Submitted by Milica on Mon, 2013-10-21 11:28
Archaeologists know what early medieval handbells looked like from the "rusty shadows in the museum case" that still exist, but not what these bells sounded like. Now a team of experts from the National Museum of Scotland has re-created such a bell, "used by Scottish monks more than 1,000 years ago." (photo)
Submitted by Milica on Mon, 2013-09-09 20:07
Potholes may be a modern annoyance, but the recent discovery of a Roman horseshoe stuck in a rut shows that the problem is ages old. The 2000-year-old show was discovered recently under Liverpool Street in London. (photo)
Submitted by Milica on Mon, 2013-08-26 14:22
Lord Gerald Loosehelm, of the Barony of Jararvellir in Northshield, reports that he has posted a number of videos on iron smelting from the recent Warriors and Warlords event. The videos are available to view on YouTube.
Submitted by Milica on Mon, 2013-08-12 15:03
From September 27-29, 2013, Southern Ohio Forige & Anvil will present one of the largest metal-art events in the United States. Quadstate 2013 will take place at the Miami County Fairgrounds in Troy, Ohio, and will feature a wide range of classes and a swap meet.
Submitted by Milica on Fri, 2013-08-02 08:57
In 2011, English metal detector enthusiast Tont Burke found a treasure in a Survey field with the discovery of a copper 12th Century seal matrix of Stone Priory, bearing the image of the Virgin and Child. Now, fully restored, the seal is returning to St Michael and St Wulfad's church in Stone. (photo)
Submitted by Milica on Tue, 2013-05-28 13:44
In 2009, the Stoke-on-Trent City Council and Birmingham City Council campaigned to keep the 3,500 artifacts of the Staffordshire Hoard in their cities. Now the councils are teaming up again to raise the money to purchase an additional 81 pieces discovered in November 2012. (photos)
Submitted by Milica on Thu, 2013-05-16 19:40
The Barony of Windhaven will be hosting a "Play with Fire" Moot in Green Bay, June 14-16. Since some of the projects we'd like to play with take more than a few hours, Lord Balthazar has graciously opened his backyard/field to us for free camping for the weekend. Come for the day (Saturday) or come on Friday for the whole weekend!
Submitted by Milica on Wed, 2013-05-15 18:43
The Mary Rose, the flagship of Henry VIII found on the ocean floor off the south coast of England, may once again change English history. Scientists studying cannonballs discovered on the ship have found them to be armor-piercing, a technology believed to have been created in the 18th century. (photos)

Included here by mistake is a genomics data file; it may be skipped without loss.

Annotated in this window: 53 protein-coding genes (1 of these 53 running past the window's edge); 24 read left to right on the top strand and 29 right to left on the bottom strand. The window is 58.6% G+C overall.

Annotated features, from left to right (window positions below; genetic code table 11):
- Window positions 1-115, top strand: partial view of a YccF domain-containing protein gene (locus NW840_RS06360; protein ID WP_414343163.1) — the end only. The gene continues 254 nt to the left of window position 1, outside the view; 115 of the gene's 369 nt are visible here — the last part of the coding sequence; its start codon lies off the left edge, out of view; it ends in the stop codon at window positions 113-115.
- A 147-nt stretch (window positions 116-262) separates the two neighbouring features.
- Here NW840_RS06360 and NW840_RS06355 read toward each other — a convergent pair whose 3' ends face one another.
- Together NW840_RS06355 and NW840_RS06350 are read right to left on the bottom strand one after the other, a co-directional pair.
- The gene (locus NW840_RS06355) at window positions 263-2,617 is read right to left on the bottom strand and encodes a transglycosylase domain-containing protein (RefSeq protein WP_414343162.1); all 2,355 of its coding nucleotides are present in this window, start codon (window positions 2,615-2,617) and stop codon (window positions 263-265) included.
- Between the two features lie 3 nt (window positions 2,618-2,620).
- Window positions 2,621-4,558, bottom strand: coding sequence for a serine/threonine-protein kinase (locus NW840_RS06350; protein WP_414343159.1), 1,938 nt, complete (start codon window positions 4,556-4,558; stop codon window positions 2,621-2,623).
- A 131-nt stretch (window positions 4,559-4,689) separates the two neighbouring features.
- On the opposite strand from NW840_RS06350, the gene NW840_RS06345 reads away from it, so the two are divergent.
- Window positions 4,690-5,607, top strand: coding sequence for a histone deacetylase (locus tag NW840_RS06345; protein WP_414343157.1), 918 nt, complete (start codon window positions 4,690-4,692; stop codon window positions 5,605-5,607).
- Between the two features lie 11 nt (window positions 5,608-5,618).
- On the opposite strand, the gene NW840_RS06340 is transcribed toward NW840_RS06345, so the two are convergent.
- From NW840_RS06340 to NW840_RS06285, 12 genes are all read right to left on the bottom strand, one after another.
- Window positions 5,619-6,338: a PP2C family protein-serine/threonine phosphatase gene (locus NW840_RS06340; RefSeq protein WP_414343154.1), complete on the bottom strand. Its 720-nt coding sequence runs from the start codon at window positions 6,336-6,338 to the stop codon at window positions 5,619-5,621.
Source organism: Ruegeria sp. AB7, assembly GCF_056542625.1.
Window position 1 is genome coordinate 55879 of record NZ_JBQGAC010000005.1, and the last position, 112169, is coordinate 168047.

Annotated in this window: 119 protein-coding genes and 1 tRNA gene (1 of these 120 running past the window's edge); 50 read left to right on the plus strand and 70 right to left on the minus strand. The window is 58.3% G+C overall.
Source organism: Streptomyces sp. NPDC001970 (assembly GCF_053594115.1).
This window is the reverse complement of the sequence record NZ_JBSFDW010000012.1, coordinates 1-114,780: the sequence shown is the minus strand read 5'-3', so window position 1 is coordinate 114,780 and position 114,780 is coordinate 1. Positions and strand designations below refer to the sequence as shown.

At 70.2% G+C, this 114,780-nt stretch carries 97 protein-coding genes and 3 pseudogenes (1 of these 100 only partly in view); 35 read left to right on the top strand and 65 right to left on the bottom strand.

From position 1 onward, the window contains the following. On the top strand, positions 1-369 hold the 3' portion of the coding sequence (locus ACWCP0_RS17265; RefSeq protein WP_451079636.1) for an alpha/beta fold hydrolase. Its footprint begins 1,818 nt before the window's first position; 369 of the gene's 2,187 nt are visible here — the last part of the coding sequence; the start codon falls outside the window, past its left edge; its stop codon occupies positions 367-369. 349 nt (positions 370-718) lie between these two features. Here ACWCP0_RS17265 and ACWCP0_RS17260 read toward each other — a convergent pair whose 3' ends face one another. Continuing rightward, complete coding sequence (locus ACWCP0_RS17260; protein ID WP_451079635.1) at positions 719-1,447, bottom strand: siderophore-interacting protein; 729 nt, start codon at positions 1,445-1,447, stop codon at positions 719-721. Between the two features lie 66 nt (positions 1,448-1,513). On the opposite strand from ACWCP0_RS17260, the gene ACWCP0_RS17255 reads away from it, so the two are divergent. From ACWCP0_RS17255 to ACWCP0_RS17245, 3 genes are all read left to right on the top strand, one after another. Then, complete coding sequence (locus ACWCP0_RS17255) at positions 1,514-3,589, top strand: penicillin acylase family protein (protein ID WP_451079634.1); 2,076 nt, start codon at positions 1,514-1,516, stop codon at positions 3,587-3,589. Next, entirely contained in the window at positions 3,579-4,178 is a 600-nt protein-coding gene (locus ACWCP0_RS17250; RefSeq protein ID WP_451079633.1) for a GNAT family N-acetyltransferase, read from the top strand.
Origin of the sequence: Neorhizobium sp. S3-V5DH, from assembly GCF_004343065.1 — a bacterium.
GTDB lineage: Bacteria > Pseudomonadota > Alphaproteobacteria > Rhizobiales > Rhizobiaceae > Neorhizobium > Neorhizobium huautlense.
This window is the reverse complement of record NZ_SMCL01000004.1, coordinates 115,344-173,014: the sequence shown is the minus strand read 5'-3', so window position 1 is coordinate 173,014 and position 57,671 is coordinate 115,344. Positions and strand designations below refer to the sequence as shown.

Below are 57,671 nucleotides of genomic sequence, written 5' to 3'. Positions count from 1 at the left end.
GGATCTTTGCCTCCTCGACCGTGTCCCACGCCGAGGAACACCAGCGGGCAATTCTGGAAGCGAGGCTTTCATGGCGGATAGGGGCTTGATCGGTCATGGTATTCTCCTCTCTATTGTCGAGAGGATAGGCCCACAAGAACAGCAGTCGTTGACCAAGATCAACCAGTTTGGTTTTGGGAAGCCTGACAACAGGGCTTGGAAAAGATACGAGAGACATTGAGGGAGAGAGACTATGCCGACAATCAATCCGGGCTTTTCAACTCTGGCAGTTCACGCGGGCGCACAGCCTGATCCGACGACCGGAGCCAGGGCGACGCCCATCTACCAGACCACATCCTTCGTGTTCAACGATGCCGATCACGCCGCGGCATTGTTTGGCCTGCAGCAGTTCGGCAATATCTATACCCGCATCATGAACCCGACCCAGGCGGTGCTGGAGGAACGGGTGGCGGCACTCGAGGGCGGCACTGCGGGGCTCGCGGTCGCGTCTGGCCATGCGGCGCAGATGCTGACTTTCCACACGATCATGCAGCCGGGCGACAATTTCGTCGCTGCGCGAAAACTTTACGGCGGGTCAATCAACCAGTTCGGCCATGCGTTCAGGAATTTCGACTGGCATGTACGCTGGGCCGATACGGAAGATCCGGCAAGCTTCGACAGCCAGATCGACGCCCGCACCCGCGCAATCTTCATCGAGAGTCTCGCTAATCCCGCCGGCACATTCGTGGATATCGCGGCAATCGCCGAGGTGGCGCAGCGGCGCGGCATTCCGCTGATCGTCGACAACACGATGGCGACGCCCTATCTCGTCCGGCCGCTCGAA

Submitted by ursusofanglesey on Wed, 2013-04-03 11:34
Ursus of Anglesey took thousands of pictures st the recent Gulf Wars, and has begun to post them.
Submitted by Justin on Mon, 2013-04-01 07:20
Following on his acclaimed "Tweedle Glomping in Period" series, Maistor Justinos Tekton, called Justin, offers this detailed article on creating a period tablet computing device from scratch, using only tools and techniques available in the Middle Ages.
Submitted by Alys Katharine on Thu, 2013-03-14 21:01
An enameled bronze Roman cockeral has been restored after being found in a child's grave.
Submitted by Milica on Tue, 2013-03-12 19:34
In 1919, archaeologists discovered a hoard of Roman silver at Traprain Law in East Lothian, Scotland composed of piles of "hacked up" Roman silver. They believed the late Roman period treasure was brought to Scotland as loot, but a new study by Dr Fraser Hunter shows that economics may have been the cause of the destruction of the dinnerware. (photo)
Submitted by Sabine Berard on Thu, 2013-02-28 18:25
Excavations of a grave in the Caucasus mountains in Russia have revealed a man buried with gold, armor, and weapons. The burial dates to between 400 BCE and 200 CE.
Submitted by Alys Katharine on Thu, 2013-02-07 08:36
The decoration of "leaves" on what was thought to be a medieval pilgrim badge of St Blaise was actually something else!
Submitted by Alys Katharine on Wed, 2013-01-09 09:42
On display at the Victoria & Albert Museum is a rare "notation knife". Each side is engraved with the music and words for a blessing and a "thanks" for the meal.
Submitted by Milica on Sat, 2013-01-05 16:29
Experts are investigating the possibility that a copper-alloy boar mount, discovered near the Thames River in London, might have belonged to King Richard III. (photo)